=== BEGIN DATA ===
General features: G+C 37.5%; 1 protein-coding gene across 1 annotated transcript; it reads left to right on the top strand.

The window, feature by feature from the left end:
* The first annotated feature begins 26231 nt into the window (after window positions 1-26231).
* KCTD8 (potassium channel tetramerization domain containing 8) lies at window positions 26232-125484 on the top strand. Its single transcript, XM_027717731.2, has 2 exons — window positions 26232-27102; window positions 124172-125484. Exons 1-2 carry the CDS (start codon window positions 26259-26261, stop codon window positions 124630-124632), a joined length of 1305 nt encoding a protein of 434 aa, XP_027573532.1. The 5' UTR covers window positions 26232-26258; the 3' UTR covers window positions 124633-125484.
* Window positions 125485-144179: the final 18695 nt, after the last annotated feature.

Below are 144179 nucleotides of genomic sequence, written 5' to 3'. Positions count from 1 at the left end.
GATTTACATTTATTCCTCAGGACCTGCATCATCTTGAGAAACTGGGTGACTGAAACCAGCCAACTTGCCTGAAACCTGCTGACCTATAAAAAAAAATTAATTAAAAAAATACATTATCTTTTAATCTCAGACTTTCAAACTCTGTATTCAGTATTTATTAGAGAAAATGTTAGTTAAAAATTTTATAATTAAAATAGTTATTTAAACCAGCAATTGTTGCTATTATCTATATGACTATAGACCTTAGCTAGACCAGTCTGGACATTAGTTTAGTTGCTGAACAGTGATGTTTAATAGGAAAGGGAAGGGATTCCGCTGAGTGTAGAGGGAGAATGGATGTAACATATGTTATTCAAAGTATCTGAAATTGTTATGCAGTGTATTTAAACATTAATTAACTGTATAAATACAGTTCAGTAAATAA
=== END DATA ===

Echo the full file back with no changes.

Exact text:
General features: G+C 37.5%; 1 protein-coding gene across 1 annotated transcript; it reads left to right on the top strand.

The window, feature by feature from the left end:
* The first annotated feature begins 26231 nt into the window (after window positions 1-26231).
* KCTD8 (potassium channel tetramerization domain containing 8) lies at window positions 26232-125484 on the top strand. Its single transcript, XM_027717731.2, has 2 exons — window positions 26232-27102; window positions 124172-125484. Exons 1-2 carry the CDS (start codon window positions 26259-26261, stop codon window positions 124630-124632), a joined length of 1305 nt encoding a protein of 434 aa, XP_027573532.1. The 5' UTR covers window positions 26232-26258; the 3' UTR covers window positions 124633-125484.
* Window positions 125485-144179: the final 18695 nt, after the last annotated feature.

Below are 144179 nucleotides of genomic sequence, written 5' to 3'. Positions count from 1 at the left end.
GATTTACATTTATTCCTCAGGACCTGCATCATCTTGAGAAACTGGGTGACTGAAACCAGCCAACTTGCCTGAAACCTGCTGACCTATAAAAAAAAATTAATTAAAAAAATACATTATCTTTTAATCTCAGACTTTCAAACTCTGTATTCAGTATTTATTAGAGAAAATGTTAGTTAAAAATTTTATAATTAAAATAGTTATTTAAACCAGCAATTGTTGCTATTATCTATATGACTATAGACCTTAGCTAGACCAGTCTGGACATTAGTTTAGTTGCTGAACAGTGATGTTTAATAGGAAAGGGAAGGGATTCCGCTGAGTGTAGAGGGAGAATGGATGTAACATATGTTATTCAAAGTATCTGAAATTGTTATGCAGTGTATTTAAACATTAATTAACTGTATAAATACAGTTCAGTAAATAA